The Schoolcraft Scholars honors program is a two-year curriculum that can be adapted to individual career and transfer programs.
In the first semester, all Scholars enroll in Humanities 190, “Individual Humanism: An Honors Colloquium” with Dr. Huston. This foundation course studies the individual and community through multiple disciplines. Topics of the colloquium may include, but are not limited to, the human condition; individual Renaissance and enlightenment; the role of individuals in a society of change, transition and revolution; the unanswered question; and taking an active role on the social stage. Additionally, students in this course collaborate, practice critical thinking and explore both community issues and community-based organizations.
Over the next three semesters, Scholars also enroll in four courses with Honors Faculty. In these regular credit courses, Scholars work individually with Honors Faculty to design and complete Honors Options projects. Honors Options are natural learning extensions of the usual requirements for a course. They challenge students to use course principles in real-world applications, lead peers in learning activities, conduct special field research, identify and report on special resources, or create a new learning model.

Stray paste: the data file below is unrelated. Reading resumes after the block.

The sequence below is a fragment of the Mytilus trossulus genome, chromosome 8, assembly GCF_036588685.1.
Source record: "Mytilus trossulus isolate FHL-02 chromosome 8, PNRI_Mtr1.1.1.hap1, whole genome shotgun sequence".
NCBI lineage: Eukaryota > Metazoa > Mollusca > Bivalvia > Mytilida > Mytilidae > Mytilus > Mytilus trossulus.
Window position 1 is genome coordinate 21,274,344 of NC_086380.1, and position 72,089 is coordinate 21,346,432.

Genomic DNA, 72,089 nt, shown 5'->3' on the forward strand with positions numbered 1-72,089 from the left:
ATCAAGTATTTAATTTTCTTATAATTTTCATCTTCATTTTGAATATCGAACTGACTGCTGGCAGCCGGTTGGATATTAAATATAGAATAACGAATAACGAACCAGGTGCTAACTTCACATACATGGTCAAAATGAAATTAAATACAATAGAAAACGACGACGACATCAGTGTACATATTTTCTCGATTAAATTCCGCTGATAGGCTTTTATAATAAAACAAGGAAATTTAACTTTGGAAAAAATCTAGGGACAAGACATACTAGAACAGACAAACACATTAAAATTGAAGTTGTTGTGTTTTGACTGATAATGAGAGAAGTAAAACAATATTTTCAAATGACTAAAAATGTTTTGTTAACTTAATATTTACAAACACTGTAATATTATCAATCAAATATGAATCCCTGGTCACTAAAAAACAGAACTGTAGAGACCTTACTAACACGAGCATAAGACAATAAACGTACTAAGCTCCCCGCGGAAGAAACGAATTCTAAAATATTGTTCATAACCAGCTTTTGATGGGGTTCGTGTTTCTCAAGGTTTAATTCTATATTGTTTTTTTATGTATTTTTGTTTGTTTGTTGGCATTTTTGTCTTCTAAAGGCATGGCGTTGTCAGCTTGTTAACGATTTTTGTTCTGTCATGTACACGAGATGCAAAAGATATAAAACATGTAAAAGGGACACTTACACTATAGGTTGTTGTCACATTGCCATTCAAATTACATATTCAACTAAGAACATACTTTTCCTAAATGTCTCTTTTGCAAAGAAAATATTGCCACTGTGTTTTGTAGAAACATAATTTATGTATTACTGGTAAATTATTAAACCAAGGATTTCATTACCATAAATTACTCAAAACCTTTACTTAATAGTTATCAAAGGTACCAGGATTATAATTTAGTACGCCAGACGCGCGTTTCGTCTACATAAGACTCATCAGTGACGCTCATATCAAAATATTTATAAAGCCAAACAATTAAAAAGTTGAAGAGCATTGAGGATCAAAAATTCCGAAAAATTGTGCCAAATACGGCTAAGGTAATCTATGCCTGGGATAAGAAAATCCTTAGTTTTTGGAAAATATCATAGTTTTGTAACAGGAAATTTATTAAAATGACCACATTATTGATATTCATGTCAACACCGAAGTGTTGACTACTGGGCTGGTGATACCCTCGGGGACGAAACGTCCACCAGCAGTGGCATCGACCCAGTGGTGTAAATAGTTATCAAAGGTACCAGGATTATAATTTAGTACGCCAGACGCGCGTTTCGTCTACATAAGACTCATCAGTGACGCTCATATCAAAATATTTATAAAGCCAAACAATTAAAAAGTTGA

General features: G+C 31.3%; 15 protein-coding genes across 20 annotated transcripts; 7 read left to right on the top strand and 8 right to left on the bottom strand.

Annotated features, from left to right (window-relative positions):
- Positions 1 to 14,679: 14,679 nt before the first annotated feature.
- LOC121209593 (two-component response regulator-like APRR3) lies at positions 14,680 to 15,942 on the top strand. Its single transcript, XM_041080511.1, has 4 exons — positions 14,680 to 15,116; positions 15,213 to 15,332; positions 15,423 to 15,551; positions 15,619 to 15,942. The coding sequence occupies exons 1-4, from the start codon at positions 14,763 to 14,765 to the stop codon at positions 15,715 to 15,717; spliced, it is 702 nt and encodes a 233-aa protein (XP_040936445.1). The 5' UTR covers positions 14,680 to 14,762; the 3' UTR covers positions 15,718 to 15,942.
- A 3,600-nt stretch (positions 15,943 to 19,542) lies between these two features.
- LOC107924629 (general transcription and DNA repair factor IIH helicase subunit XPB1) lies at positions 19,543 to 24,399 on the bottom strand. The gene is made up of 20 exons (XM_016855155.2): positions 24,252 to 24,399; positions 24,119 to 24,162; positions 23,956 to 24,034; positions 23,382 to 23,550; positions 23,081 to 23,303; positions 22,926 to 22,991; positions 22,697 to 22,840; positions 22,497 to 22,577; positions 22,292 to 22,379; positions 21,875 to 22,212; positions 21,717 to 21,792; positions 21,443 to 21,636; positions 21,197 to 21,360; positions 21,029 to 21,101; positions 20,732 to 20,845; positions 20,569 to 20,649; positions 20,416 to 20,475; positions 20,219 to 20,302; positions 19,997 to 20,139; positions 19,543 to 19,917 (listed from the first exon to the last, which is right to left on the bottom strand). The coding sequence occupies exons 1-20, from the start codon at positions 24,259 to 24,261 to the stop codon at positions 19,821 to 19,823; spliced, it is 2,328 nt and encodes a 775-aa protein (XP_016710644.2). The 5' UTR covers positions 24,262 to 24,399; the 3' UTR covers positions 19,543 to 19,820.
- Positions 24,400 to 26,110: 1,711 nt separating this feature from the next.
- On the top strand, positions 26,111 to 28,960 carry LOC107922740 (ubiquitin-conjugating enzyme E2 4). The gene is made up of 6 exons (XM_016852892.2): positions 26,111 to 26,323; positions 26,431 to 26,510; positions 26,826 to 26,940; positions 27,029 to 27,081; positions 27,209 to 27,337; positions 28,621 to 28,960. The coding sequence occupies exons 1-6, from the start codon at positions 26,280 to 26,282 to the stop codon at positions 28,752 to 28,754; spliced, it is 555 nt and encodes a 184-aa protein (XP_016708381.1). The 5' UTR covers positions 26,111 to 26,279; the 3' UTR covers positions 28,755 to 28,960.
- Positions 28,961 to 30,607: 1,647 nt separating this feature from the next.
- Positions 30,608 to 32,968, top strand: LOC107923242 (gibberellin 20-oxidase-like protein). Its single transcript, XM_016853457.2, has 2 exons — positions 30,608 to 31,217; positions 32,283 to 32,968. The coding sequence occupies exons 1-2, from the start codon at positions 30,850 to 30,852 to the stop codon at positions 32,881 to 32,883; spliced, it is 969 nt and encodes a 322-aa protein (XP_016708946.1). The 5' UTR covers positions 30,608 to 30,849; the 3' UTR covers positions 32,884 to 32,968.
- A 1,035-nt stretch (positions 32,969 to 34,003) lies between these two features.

In the final semester of the program, Scholars enroll in Sociology 290, “The Individual and Community: An Honors Capstone Course." In this concluding course of the honors program, Scholars study individual, social structural, and social institutional relationships through multiple disciplines. During the course, students also complete a special twenty-five hour capstone project and synthesize its results.
Honors Program Introduction
Honors Option Project
Honors Option projects are natural learning extensions of usual course requirements. These projects challenge students to apply course principles in the real-world, lead peers in learning activities, conduct field research, identify and report on special resources, construct a prototype, create a work of art or enact change.